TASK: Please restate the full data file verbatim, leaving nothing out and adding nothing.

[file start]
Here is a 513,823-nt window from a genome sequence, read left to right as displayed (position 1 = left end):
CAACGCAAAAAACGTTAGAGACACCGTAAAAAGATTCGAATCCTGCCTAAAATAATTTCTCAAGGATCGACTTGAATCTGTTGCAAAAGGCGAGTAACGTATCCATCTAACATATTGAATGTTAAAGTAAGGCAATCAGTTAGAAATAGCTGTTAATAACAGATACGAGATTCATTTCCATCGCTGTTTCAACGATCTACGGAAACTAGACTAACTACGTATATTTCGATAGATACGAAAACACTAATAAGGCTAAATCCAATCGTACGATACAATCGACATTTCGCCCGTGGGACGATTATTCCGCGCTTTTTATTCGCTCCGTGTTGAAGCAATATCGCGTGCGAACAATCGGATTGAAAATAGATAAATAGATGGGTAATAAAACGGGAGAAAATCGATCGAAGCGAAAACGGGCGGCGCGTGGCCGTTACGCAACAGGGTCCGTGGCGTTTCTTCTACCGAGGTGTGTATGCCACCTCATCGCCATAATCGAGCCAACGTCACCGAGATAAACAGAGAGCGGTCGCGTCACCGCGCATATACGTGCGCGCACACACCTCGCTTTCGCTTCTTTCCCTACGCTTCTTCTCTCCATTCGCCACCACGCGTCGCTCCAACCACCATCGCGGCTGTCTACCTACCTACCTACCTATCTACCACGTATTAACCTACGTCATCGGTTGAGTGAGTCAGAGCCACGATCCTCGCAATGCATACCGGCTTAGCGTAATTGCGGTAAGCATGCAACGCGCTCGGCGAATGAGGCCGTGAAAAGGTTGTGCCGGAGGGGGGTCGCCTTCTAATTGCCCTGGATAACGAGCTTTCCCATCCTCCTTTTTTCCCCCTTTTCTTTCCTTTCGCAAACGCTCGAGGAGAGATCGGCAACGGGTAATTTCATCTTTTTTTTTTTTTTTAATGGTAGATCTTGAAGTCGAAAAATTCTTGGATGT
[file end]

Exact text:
Here is a 513,823-nt window from a genome sequence, read left to right as displayed (position 1 = left end):
CAACGCAAAAAACGTTAGAGACACCGTAAAAAGATTCGAATCCTGCCTAAAATAATTTCTCAAGGATCGACTTGAATCTGTTGCAAAAGGCGAGTAACGTATCCATCTAACATATTGAATGTTAAAGTAAGGCAATCAGTTAGAAATAGCTGTTAATAACAGATACGAGATTCATTTCCATCGCTGTTTCAACGATCTACGGAAACTAGACTAACTACGTATATTTCGATAGATACGAAAACACTAATAAGGCTAAATCCAATCGTACGATACAATCGACATTTCGCCCGTGGGACGATTATTCCGCGCTTTTTATTCGCTCCGTGTTGAAGCAATATCGCGTGCGAACAATCGGATTGAAAATAGATAAATAGATGGGTAATAAAACGGGAGAAAATCGATCGAAGCGAAAACGGGCGGCGCGTGGCCGTTACGCAACAGGGTCCGTGGCGTTTCTTCTACCGAGGTGTGTATGCCACCTCATCGCCATAATCGAGCCAACGTCACCGAGATAAACAGAGAGCGGTCGCGTCACCGCGCATATACGTGCGCGCACACACCTCGCTTTCGCTTCTTTCCCTACGCTTCTTCTCTCCATTCGCCACCACGCGTCGCTCCAACCACCATCGCGGCTGTCTACCTACCTACCTACCTATCTACCACGTATTAACCTACGTCATCGGTTGAGTGAGTCAGAGCCACGATCCTCGCAATGCATACCGGCTTAGCGTAATTGCGGTAAGCATGCAACGCGCTCGGCGAATGAGGCCGTGAAAAGGTTGTGCCGGAGGGGGGTCGCCTTCTAATTGCCCTGGATAACGAGCTTTCCCATCCTCCTTTTTTCCCCCTTTTCTTTCCTTTCGCAAACGCTCGAGGAGAGATCGGCAACGGGTAATTTCATCTTTTTTTTTTTTTTTAATGGTAGATCTTGAAGTCGAAAAATTCTTGGATGT